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His short dreadlocks fell on either side of his face giving the impression that he was brisk, risqué – just the right amount of dangerous. He was talking on the phone looking at his watch. His face contorted perhaps from some form of irritation, he must have been waiting for someone who was running late. He hung up and sat down at the bar, three stools away from me and beckoned the bartender.

Something about him made me instinctively look at the overhead mirror to check that everything was in place. I crossed my legs. The bartender poured him a drink. Two fingers of whisky. Neat. The air conditioning sent a whiff of his scent my way. It was husky. I don’t know why but it made me think of those rooms with wooden floors, leather bound books on the walls and a ceramic chess set on the coffee table. He had a blue plaid shirt, khaki pants, a small black waist coat and brown sneaker- like shoes. He was well groomed and smelt charming. He took small deliberate sips from his glass without ever once wincing (I can’t stand that stuff). It seemed like a chore he enjoyed. He drank it because he should, because there was nothing else that could be drunk. His slightly darker lips curled a bit as he put the glass back down, they seemed like they could do a lot.

His skin was the colour of that fancy mocha coffee you get from Java or Kaldis or similarly stuffy establishments that have wi-fi and are frequented by yuppie Nairobians who are “upwardly mobile” and say things like “you guy”. Looking at him reminded me of taking a sweet treat – maybe because you add sugar to coffee? I don’t know. It seemed soft and supple and gave off a dim golden glow that made me feel what moths must feel when they see a light bulb. I feared that if I could touch him in that moment I would explode. He had lucked out on the genetic lottery. I am not entirely sure he knew this but in my head he didn’t and it only added to his quiet charm.

His phone vibrates violently on the bar counter. He looks at it and ignores it. Someone is trying to reach him but he clearly does not want to speak to them. I think to myself that the weight of rejection by such a being must be nothing short of crushing. Debilitating. Something about him made me want his approval – his acceptance. He was staring intently at the screen above the bar. It was some sports show or the other. The phone – a sleek black contraption that had a case with silver edges that made it look futuristic and expensive. (I liked that he didn’t have one of those book case covers. Those bloody ugly gigantic things that people use because they think their phones are the last thing technology will gift humanity. The only thing worse is low riding pants and long nails on a man).

The phone is vibrating intermittently now – messages, perhaps emails. He picks it up, he seems irritated. He raises the phone to his ear, he is calling someone. “Please do not waste my time,” he says in a smooth calm and husky voice. His clipped accent betrays his expensive education. The scowl and the arch of his left brow make him look intense and severe yet extremely sexy. He had the kind of look that compels nothing short of acquiescence, obedience and submission. I wouldn’t want to be the person on the other side of that call.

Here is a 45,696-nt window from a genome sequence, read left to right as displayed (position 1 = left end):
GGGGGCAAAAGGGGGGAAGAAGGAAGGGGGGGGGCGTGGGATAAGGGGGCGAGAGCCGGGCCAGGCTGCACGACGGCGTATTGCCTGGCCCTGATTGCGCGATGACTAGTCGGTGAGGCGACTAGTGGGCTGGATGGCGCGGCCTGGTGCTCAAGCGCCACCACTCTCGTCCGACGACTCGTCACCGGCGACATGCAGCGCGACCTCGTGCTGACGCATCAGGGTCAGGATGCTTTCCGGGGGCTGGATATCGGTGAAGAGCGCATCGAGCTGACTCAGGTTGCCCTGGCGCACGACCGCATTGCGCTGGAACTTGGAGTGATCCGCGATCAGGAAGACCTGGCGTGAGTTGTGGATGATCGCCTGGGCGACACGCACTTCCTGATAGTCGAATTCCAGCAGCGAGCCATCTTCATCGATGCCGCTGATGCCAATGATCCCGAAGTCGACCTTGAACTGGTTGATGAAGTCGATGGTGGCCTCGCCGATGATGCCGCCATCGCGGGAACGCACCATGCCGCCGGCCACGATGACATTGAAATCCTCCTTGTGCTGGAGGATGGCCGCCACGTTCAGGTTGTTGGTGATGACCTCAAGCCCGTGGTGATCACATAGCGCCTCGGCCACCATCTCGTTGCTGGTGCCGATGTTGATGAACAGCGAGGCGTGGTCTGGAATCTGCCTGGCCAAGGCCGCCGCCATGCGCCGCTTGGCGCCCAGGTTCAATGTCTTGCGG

I wonder what he is doing here. I wonder what I would say to him if I had the mental fortitude one must have to speak to him – I knew I didn’t. I imagined he would shrug me off in that thinly veiled condescending yet polite way posh people are wont to do. I wondered whether he noticed that I could barely restrain myself from staring and whether or not he found it creepy. In my fantasy he found it cute but that’s just me feeding my vanity.

He took a swig of what remained in her glass and pulled out a wallet to pay for her drink. He was leaving dammit! It was a brown leather thing with the words “Gucci” carefully embroidered on it. The kind that tells you it always has money; the kind that doesn’t know what corners in the month are – because it’s used to being full. It’s used to constantly holding something. It does not understand what “brokeness” means. The same way a Tibetan monk doesn’t know what “githeri” means. Maybe I had drunk a little too much gin (and tonic mind you so stop judging) and I was hallucinating, conjuring him up from the ethos of my fantasies. He left a thousand shilling note for one drink. Yes, it was a swanky place but still, that was generous. It made me smile a little because to my mind this meant he was generous with a lot of other things. Wink.

He was walking my way towards the exit. He looks at me and our eyes meet. His are brown almost almond slightly dilated by Johnny Walker and mine barely holding their ground feeling like they have been arrested – unable to look away. Is that a smile? No. I am seeing things. What I want to see. Wait. No. It is a smile. A half smile on the corner of his mouth. As he walks past me his hand ever so gently brushes against the side of my leg. The feeling is other worldly. My eyes follow him to the door, his scent lingers and when he gets to the door so does he. I leave a thousand bob on the counter and walk to the exit too.

© Kemosabe 2015

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